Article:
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I am writing a shell script in csh and one of this functions is to execute a perl script that takes in arguments.

The csh script itself takes in command line arguments (stored as space separated values in $*) and I pass this to the perl script.

My issue is that when I run:

perl myscript.pl --args $*

The perl script only gets the first argument in $*. However if I run:

echo $* from within the csh script, it correctly prints out all the arguments.

There can be any number of arguments passed (thus I cannot store my arguments in static variables and pass them through).

Does anyone know why this is happening and how I can fix this?

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  • What does this output: perl -e 'print "@ARGV"' $*?
    – Qtax
    Jun 12, 2012 at 15:18
  • ./script.csh arg1 arg2 outputs: arg1 arg2 Jun 12, 2012 at 15:19
  • Im using getopts on my perl script, so placing -e converts these to flags I believe? Jun 12, 2012 at 15:23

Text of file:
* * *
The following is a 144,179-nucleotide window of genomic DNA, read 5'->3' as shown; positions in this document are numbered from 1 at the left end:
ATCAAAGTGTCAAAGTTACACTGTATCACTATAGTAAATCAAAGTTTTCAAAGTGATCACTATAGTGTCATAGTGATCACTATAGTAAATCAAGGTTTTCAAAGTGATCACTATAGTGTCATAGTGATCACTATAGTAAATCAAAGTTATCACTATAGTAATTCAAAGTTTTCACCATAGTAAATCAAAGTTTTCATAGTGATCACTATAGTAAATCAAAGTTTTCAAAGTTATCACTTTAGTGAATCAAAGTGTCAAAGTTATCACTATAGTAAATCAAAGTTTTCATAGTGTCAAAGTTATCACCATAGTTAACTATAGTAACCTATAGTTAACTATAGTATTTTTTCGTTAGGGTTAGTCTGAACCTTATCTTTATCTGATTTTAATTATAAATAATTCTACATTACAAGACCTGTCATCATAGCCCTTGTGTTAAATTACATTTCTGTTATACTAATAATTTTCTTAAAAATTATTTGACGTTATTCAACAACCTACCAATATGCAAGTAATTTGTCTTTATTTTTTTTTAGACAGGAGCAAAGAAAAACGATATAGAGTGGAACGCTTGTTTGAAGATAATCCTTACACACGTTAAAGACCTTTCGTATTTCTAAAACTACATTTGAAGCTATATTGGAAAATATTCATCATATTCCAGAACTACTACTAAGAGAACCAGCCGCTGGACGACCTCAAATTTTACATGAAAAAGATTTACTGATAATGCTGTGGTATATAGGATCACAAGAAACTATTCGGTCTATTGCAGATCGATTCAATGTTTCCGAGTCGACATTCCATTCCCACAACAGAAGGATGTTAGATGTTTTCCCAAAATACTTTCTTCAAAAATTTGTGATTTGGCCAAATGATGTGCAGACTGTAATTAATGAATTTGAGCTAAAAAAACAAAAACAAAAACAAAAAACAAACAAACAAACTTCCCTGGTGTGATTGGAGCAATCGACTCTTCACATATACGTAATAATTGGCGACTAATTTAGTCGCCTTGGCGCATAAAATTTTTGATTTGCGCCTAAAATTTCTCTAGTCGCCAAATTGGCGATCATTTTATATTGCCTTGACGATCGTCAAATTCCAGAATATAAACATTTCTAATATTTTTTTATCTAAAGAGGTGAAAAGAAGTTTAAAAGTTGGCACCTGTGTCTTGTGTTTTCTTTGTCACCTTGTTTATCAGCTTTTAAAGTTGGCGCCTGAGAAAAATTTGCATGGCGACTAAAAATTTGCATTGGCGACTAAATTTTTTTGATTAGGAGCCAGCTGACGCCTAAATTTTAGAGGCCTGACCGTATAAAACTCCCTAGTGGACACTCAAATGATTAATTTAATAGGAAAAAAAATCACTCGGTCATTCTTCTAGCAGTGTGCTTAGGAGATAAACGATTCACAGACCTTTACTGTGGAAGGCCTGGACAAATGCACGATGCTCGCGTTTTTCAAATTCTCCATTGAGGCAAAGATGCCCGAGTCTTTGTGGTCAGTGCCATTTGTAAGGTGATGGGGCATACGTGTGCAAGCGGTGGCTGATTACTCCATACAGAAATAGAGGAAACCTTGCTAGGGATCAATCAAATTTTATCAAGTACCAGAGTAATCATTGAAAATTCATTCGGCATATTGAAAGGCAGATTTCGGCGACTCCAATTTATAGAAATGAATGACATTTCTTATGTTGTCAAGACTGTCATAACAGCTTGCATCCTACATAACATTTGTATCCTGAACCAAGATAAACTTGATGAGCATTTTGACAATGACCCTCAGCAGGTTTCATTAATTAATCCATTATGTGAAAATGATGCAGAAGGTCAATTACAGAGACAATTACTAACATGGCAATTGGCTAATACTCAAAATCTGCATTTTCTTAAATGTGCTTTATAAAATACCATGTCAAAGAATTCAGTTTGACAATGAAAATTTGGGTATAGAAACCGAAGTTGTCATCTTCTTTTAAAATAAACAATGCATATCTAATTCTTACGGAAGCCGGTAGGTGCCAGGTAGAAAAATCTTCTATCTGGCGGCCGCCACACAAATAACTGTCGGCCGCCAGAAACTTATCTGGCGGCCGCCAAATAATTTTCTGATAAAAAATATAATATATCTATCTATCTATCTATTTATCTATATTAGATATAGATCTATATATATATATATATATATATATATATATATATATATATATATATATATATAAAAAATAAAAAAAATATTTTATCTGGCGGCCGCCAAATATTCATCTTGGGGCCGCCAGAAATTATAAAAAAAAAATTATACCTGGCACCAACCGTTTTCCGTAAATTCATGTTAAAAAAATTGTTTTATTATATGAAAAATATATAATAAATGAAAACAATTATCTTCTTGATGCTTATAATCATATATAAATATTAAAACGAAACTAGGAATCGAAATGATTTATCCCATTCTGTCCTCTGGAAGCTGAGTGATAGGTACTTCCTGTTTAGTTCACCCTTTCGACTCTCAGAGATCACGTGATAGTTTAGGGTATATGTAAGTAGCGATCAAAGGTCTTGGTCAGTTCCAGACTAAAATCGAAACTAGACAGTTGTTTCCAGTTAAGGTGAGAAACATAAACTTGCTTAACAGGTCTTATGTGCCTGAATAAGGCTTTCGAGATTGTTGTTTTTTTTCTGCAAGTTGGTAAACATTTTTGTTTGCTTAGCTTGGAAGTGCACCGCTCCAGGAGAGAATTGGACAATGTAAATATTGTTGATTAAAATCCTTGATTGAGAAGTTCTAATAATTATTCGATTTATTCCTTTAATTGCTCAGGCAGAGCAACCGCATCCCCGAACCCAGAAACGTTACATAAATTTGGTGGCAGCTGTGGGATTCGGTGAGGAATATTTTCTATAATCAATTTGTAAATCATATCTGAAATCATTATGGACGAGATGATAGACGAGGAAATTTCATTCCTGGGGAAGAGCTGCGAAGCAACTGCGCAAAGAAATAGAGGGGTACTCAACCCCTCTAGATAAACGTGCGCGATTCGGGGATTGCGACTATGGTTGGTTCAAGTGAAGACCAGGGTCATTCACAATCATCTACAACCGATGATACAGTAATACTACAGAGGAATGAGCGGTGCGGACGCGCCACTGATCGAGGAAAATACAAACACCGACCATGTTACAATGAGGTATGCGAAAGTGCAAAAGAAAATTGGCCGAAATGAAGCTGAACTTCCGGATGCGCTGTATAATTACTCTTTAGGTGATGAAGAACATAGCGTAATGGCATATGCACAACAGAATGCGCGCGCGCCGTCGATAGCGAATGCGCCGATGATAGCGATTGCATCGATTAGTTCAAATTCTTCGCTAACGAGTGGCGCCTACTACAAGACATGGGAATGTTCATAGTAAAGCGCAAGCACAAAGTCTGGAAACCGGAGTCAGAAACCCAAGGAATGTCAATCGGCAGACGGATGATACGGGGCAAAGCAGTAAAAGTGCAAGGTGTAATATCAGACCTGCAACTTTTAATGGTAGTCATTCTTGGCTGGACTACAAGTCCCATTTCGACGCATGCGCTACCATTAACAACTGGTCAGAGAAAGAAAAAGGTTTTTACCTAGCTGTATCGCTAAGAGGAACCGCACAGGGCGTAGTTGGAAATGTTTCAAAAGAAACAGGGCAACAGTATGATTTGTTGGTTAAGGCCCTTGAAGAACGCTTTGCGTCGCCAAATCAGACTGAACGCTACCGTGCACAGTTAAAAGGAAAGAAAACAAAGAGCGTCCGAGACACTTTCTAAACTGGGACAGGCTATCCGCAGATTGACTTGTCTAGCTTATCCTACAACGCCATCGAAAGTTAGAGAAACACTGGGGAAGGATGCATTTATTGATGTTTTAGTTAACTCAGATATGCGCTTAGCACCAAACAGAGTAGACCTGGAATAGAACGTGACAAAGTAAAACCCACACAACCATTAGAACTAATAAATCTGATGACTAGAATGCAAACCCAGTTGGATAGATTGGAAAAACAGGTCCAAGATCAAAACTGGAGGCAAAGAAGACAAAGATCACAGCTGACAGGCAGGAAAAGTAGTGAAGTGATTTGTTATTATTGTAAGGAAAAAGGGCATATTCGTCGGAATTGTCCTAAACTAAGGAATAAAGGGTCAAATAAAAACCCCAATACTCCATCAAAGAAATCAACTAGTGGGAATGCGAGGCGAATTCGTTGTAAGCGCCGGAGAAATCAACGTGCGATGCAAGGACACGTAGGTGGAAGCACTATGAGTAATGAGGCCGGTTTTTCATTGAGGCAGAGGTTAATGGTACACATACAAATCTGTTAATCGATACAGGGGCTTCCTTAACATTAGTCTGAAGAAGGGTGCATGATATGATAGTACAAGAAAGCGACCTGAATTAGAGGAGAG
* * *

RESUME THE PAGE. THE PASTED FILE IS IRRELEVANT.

• So passing $* works just fine. Whatever module you use to process the arguments, you aren't using it properly. I suggest checking the docs.
    – Qtax
    Jun 12, 2012 at 15:31
  • im using: GetOptions ("args=s@"=>\@my_args); in perl to capture the array. Is this incorrect? Jun 12, 2012 at 15:33

2 Answers 2

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You need to quote $* in your csh script:

perl myscript.pl --args "$*"

Here is myscript.pl:

use warnings;
use strict;
use Getopt::Long;
use Data::Dumper;

my %opt;
GetOptions(\%opt, 'args=s');
print Dumper(\%opt);

Here is how I call it:

script.csh arg1 arg2

$VAR1 = {
          'args' => 'arg1 arg2'
        };
0
1

If you want the arguments to end up in an array without putting --args before each, you can use Getopt::Long's experimental multiple values syntax:

GetOptions("args=s{,}" => \@my_args);

See https://metacpan.org/module/Getopt::Long#Options-with-multiple-values

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